Russian billionaire Rybolovlev 'dismissed' Minister of Justice of Monaco
He was forced to leave after reporting on his connections with the Russian oligarch.
The lawsuit between Russian billionaire Dmitry Rybolovlev and Swiss seller of works of art Yves Bouvier led to the resignment of Ministry of Justice of Monaco Head Philippe Narmino from his post. He said that he has recently been attacked by the judiciary and accusations of interest in the process, which does not allow him to adequately take their side. This is written by RBC with reference to the publication of Le Point.
At the same time, the official statement of the Princely court of Monaco says that the current campaign in the media is aimed at breaking the normal course of justice and trying to discredit it.
Literally the day before the French Le Monde published material, telling about the friendship of Narmino and Rybolovlev. In particular, there is a story described how a monk official accompanied his wife in early 2015 visited the chalet of a Russian billionaire in the Swiss village of Gstaad.
The trial between Rybolovlev and art dealer Yves Bouvier began this year. The businessman accused Bouvier of unreasonably inflating the prices of paintings sold to him, which damaged him several hundred million euros. Later, local law enforcement officers brought Bouvier charge of fraud, as well as complicity in money laundering.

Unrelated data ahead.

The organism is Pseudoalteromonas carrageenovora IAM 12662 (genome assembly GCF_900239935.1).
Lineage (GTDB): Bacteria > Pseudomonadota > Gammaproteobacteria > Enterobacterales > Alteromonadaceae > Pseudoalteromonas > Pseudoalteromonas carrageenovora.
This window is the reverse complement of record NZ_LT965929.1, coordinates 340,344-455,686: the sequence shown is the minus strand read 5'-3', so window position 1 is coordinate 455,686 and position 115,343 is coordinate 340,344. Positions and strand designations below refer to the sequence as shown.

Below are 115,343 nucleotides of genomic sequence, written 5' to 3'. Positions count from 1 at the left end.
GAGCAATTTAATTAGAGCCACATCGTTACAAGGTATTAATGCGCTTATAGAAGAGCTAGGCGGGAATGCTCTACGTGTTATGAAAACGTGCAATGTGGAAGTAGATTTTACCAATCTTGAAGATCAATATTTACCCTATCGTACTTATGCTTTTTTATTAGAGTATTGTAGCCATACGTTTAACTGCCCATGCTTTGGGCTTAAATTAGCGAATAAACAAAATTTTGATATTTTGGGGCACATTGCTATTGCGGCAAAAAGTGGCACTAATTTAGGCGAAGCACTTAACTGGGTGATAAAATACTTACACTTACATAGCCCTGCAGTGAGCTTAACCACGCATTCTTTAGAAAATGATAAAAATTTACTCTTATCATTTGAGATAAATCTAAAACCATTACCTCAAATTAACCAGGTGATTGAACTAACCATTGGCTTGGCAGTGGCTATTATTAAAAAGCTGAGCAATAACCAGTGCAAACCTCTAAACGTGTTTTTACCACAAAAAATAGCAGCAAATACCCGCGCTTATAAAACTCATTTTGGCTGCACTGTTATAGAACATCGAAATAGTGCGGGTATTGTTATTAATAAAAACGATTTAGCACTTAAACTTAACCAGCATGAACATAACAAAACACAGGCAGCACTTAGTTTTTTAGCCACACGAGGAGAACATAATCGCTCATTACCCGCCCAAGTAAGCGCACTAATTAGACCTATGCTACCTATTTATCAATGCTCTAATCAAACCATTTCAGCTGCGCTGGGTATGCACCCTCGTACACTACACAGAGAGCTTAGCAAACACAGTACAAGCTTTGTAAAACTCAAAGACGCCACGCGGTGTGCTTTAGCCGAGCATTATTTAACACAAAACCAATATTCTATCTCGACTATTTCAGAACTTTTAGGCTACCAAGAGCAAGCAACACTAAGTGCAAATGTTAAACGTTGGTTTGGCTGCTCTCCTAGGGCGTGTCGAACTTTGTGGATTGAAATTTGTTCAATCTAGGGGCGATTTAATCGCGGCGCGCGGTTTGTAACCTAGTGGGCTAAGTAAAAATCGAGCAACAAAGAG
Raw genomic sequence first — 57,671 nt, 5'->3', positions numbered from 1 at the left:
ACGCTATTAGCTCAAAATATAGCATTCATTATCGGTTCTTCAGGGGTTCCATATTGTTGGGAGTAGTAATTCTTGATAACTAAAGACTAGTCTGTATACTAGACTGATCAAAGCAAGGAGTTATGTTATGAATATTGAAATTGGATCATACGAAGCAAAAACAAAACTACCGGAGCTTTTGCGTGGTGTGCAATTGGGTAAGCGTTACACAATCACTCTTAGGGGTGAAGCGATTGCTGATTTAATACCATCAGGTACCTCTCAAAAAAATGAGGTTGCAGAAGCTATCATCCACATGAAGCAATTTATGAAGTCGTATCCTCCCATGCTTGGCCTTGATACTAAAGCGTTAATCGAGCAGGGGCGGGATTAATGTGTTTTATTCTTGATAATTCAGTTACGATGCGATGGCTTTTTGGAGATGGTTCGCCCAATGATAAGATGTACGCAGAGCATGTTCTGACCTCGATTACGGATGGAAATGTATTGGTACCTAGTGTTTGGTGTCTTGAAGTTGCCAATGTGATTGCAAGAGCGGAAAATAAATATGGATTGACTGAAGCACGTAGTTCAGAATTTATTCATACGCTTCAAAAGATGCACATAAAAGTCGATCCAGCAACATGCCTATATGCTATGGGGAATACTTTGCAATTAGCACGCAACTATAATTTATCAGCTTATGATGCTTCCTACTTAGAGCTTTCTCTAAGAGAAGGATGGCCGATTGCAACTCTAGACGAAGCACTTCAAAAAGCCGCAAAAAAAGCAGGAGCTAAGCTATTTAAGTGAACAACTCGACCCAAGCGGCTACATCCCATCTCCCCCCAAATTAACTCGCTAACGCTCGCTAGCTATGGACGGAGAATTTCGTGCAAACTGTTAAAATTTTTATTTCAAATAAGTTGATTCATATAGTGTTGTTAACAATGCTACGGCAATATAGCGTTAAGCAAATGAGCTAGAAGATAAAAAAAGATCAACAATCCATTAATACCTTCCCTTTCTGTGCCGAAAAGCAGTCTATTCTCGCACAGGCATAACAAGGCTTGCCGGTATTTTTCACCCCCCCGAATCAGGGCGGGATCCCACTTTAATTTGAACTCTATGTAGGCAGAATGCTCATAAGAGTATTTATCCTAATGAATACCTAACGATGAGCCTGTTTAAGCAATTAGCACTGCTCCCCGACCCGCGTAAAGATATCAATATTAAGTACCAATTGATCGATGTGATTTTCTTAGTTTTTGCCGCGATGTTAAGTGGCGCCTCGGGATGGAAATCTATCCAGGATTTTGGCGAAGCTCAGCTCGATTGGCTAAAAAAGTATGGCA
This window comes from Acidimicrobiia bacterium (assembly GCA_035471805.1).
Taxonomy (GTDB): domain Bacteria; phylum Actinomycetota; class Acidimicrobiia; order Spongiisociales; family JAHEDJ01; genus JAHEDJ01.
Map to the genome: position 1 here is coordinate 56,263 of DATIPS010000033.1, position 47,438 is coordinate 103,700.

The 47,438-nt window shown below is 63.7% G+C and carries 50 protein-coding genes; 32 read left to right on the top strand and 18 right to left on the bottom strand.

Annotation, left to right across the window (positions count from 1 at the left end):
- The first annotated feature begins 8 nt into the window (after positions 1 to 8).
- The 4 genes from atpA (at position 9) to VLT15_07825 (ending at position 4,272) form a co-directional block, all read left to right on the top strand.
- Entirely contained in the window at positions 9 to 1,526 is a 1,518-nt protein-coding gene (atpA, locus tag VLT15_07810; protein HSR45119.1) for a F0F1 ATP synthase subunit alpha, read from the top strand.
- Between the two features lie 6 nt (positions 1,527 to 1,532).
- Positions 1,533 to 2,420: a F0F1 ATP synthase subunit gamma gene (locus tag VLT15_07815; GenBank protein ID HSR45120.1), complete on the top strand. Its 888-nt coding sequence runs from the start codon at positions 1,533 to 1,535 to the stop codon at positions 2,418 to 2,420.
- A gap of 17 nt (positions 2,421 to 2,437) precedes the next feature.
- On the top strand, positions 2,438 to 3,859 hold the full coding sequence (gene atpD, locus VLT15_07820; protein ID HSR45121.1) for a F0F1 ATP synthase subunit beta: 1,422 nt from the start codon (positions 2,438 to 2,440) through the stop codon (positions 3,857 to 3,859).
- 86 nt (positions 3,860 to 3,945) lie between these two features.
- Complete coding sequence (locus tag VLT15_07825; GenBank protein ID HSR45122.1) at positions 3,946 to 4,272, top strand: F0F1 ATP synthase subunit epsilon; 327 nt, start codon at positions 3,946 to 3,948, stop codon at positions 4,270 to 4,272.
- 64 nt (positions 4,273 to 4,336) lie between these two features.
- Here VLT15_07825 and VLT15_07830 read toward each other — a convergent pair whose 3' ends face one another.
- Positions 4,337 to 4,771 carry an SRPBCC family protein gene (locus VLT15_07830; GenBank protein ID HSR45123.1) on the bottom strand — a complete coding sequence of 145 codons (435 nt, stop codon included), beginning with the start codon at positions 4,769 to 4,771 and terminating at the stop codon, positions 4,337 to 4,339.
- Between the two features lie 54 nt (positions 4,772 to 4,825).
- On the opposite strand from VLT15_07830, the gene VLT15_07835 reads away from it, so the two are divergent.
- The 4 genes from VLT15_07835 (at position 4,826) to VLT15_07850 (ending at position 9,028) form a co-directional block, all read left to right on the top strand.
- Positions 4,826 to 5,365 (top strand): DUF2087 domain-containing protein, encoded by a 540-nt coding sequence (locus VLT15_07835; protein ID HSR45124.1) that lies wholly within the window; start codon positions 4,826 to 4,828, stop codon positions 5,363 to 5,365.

Co-owner of Uralkali and owner of the football club Monaco Dmitry Rybolovlev takes 15th place in the top 200 Russian rich people according to Forbes with a fortune of 7.3 billion dollars. He lives predominantly abroad; collects art objects and owns a number of paintings of the XIX-XX centuries, for the purchase of which he spent at least $2 billion. In his collection there are significant works by Rodin, Gauguin, Modigliani, Picasso and Matisse.
Last year, as part of the publication of the so-called Panama Papers, the was discovered an offshore company Xitrans Finance Ltd, which legally owned the canvases of Picasso, Modigliani, Van Gogh, Monet and Degas, as well as exclusive pieces of furniture. Journalists suggested that in this way the businessman tries to save them when sharing property with an ex-spouse. Rybolovlev then said that all the structures were created legally in 2002, i.e. long before the divorce.
In 2015, the members of the organized crime group were acquitted by the Moscow Regional Military Court, however, subsequently, the sentence was revoked by the Supreme Court, and the case was joined with that related to two other members of the gang.
A federal judge other than retired Catherine Forrest will consider the case of Razhden Shulaya, who is charged with the creation of a criminal syndicate and other crimes, in the Federal District Court of the Southern District of New York.